No, Apple is not throttling its A-series chips for easy upgrades later

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2020 iPad Pro builds on the 2018 model.
The 2020 iPad Pro offers an additional GPU core, but its chip hasn't changed.
Photo: Ed Hardy/Cult of Mac

A new investigation into Apple’s improved A12Z Bionic chip inside the 2020 iPad Pro reveals that it features exactly the same GPU found in the A12X Bionic for 2018 iPad Pro units. The one big difference is that an additional eighth core is now enabled, making it slightly faster.

Many fans are now criticizing Apple for what seems, at first glance, as intentional throttling. It is assumed Cupertino is disabling features in its newest chips, only to enable them later and market them as improved — even though they’re essentially the same on the inside.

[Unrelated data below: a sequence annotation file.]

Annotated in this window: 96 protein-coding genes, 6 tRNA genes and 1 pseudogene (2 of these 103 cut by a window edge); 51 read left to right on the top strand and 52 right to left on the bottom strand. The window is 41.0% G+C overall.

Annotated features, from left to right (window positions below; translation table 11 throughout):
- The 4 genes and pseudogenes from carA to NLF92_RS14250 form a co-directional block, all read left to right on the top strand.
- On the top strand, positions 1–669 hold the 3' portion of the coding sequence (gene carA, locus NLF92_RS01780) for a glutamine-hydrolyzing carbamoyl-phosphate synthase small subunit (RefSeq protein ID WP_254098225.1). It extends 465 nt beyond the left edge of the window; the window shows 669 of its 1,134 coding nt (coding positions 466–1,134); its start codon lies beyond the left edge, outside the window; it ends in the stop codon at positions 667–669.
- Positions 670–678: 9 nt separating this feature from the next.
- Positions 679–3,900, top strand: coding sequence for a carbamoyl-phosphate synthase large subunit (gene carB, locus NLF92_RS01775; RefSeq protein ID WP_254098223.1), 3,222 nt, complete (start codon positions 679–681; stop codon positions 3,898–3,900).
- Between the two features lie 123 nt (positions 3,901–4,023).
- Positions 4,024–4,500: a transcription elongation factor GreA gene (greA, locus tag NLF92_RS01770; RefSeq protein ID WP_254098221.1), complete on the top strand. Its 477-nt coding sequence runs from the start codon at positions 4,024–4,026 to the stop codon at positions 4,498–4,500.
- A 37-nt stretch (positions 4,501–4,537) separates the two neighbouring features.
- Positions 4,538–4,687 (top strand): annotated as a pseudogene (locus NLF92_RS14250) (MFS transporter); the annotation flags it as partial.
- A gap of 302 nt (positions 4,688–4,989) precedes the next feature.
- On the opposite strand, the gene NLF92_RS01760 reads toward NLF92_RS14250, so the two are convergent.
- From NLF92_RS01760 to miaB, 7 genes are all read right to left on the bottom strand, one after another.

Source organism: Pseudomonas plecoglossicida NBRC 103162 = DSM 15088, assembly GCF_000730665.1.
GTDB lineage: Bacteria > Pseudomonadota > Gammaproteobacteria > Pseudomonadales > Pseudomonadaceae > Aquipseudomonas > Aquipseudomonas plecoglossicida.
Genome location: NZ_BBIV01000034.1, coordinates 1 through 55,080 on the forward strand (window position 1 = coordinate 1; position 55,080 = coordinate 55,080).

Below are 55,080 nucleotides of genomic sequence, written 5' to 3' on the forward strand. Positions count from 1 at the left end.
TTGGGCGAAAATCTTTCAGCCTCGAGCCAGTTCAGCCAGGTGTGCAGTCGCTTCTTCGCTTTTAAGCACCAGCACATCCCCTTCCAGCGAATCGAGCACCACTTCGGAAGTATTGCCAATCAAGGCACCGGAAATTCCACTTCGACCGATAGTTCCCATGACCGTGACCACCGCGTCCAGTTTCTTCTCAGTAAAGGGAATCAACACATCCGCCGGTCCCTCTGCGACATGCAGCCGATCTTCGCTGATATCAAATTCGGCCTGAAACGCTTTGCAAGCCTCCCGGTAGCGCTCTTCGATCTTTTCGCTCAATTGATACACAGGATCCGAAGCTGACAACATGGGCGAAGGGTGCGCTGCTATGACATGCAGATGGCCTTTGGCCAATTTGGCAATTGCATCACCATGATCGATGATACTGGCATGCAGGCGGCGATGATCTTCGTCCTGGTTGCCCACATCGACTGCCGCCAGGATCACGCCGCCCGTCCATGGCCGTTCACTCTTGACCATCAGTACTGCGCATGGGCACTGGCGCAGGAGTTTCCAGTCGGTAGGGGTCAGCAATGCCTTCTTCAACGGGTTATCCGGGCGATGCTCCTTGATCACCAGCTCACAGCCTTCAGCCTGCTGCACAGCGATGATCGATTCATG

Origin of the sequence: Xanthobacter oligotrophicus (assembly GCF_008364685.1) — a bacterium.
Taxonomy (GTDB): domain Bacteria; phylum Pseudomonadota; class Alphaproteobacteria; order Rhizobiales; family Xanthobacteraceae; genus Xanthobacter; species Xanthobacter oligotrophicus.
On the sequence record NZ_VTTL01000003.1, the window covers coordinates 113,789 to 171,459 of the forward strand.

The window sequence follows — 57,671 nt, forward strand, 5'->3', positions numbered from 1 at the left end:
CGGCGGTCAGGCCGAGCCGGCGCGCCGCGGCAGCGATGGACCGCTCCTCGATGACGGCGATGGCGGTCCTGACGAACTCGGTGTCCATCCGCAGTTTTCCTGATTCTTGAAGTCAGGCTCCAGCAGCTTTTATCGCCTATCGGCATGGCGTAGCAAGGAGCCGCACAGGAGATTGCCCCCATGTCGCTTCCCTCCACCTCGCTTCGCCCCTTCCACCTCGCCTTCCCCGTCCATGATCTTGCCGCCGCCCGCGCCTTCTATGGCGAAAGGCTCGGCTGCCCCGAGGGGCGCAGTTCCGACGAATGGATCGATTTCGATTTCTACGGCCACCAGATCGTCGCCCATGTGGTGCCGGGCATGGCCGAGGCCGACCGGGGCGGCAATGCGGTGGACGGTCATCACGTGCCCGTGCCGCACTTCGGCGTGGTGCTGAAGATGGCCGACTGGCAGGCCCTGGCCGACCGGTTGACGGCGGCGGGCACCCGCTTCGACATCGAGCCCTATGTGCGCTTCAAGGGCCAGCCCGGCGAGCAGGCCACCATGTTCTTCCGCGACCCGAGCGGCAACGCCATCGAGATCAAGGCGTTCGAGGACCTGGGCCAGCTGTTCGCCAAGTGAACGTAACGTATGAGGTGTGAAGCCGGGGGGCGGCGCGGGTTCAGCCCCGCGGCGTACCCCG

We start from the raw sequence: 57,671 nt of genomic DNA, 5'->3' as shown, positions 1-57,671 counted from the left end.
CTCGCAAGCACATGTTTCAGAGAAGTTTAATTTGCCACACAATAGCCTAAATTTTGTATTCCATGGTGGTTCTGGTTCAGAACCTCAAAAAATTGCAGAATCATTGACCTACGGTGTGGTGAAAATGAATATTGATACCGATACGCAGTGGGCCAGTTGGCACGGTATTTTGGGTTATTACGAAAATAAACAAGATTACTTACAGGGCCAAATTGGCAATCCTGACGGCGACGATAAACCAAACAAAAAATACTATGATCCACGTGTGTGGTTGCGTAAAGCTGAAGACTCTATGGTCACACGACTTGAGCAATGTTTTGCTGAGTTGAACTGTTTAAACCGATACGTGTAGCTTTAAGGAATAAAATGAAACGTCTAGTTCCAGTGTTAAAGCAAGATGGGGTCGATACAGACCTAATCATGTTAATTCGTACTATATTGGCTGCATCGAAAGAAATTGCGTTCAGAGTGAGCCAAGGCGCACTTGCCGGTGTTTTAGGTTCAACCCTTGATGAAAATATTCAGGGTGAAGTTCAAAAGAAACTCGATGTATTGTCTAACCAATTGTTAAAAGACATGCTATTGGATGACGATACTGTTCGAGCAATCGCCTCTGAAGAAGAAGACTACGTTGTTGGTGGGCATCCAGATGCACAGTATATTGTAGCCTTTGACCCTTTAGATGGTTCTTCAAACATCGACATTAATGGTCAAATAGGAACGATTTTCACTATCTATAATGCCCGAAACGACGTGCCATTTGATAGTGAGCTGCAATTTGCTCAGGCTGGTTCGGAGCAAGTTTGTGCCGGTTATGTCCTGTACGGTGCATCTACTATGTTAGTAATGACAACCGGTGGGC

Could it be that this is a scheme to make quick and easy cash? Actually, no. This is standard practice across the semiconductor industry. Others like Intel and Nvidia use exactly the same approach — and there’s a very good reason for it.

Here’s the real reason why an A12Z is just an A12X with unlocked potential.

2018 iPad Pro review roundup: The best tablet money can buy

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2018 iPad Pro
More of Apple's surprises spoiled.
Photo: Apple

According to early reviews, you should absolutely rush out to get a new iPad Pro when the tablets go on sale Wednesday.

The iPad Pro was already the best tablet money could buy. And yet, Apple somehow made it even better with an improved design, an edge-to-edge Liquid Retina display, and an A12X Bionic chip that delivers unbeatable performance.

Don’t just take our word for it. See what the reviewers are saying below.